“That is not about going back, which is impossible,” Patnaik said. “We have to go forward with new ideas.” The call for a more robust social safety net (protecting workers’ rights, unemployment insurance, social security, health insurance, etc.) isn’t new, but such policies can be a step toward new ideas, a transitional measure, he explained.
Rather than making those policies the final goal, as part of a more-or-less permanent accommodation with capitalism, they should be seen as a stepping stone toward radical change.
“We can work toward a reassertion of welfare state policies, not as an end but as a vehicle toward greater justice, as a way of making visible the inherent limitations of capitalism,” he said.
In addition to the limitations of capitalism, there also are ecological limitations we can’t ignore, he said, which means the goal can’t be raising India and China to material standards of the United States. Patnaik recognizes the need to adjust older socialist goals to new realities.
“The world simply has to be refashioned,” both in the Third World and in advanced capitalist countries, and specifically in the United States, Patnaik said, which means experiments in alternative ways of living that are not based on material measures.
“This really is a spiritual/cultural question, about what it means to live a good life,” he said, which should not be seen as foreign to socialism. “Marxism shouldn’t be reduced to productionism. The goal of socialism has always been human freedom, which is about much more than material wealth.”
“Gandhi talked about the ethical demands of nature, but I don’t like that phrase, being a socialist and anthropocentric,” Patnaik said with the hint of a grin. “But we do have to live within the limits of nature.”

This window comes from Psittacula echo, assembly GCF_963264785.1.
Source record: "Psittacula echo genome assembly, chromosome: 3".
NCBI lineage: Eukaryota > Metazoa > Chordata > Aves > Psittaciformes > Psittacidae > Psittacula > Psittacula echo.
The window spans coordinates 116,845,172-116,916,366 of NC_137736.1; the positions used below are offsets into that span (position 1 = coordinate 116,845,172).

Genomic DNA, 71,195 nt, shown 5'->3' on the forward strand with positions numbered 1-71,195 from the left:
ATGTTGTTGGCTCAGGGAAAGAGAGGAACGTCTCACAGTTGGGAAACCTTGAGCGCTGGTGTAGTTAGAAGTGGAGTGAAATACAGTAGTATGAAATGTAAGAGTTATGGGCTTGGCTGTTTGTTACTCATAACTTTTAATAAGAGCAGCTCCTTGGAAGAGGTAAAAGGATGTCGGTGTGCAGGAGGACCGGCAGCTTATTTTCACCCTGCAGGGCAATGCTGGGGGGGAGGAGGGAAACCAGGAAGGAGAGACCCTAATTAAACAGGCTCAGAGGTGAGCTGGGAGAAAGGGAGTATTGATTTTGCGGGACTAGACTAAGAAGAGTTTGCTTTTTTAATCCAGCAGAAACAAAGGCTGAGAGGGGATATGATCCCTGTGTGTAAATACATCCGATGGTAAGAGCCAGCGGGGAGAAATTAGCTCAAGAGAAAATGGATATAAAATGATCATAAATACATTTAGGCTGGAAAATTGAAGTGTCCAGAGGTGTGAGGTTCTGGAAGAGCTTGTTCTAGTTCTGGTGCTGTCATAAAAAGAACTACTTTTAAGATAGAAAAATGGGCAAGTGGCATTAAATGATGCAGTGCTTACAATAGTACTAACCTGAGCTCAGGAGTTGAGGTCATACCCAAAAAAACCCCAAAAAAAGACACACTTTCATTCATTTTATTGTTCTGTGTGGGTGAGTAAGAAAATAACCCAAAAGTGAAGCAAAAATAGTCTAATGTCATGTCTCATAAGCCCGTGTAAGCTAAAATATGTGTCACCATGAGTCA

The role of Marxism
It is easy to misjudge Patnaik from first impressions. Unlike many intellectuals, Patnaik does not immediately thrust himself into a discussion, and he’s soft-spoken both in conversation and from the podium. But when he does speak, his passion for justice comes through loud and clear. And, while Patnaik identifies very much as a communist, he also is quick to poke at some of the tradition’s platitudes.
“I just came from the (Communist) Party Congress, and I keep reminding everyone that they have to give up notions of a one-party State, of democratic centralism (the Leninist notion that party members are free to debate policy but must support the final decision of the party),” Patnaik said. “Democratic centralism always leads to centralism.”
If leftists reject the current dominance of finance in the world, Patnaik said it’s important to reject any suggestion that a single perspective or party should dominate.
“The hegemony of finance throttles democracy. The hegemony of finance beats you into shape,” he said. If the goal is to resist that kind of hegemony, then the approach of the old communist movement simply isn’t relevant, Patnaik said, but socialist principles are more relevant than ever.
“Any resistance has to be about opening up alternatives, opening up critical thinking to imagine those alternatives,” he said. “The only way to challenge that global regime is mass mobilization.”
Patnaik has no off-the-shelf solutions to offer, and it’s difficult to reduce his thinking to slogans. At the age of 66, when many people hold on tightly to what they believe will work, Patnaik doesn’t hesitate to say, “It’s time to invent.”
[Robert Jensen is a journalism professor at the University of Texas at Austin, where he teaches courses in media law, ethics, and politics — and a board member of the Third Coast Activist Resource Center in Austin. His books include All My Bones Shake: Seeking a Progressive Path to the Prophetic Voice, and Getting Off: Pornography and the End of Masculinity. His writing is published extensively in mainstream and alternative media. Robert Jensen can be reached at firstname.lastname@example.org. Read more articles by Robert Jensen on The Rag Blog.]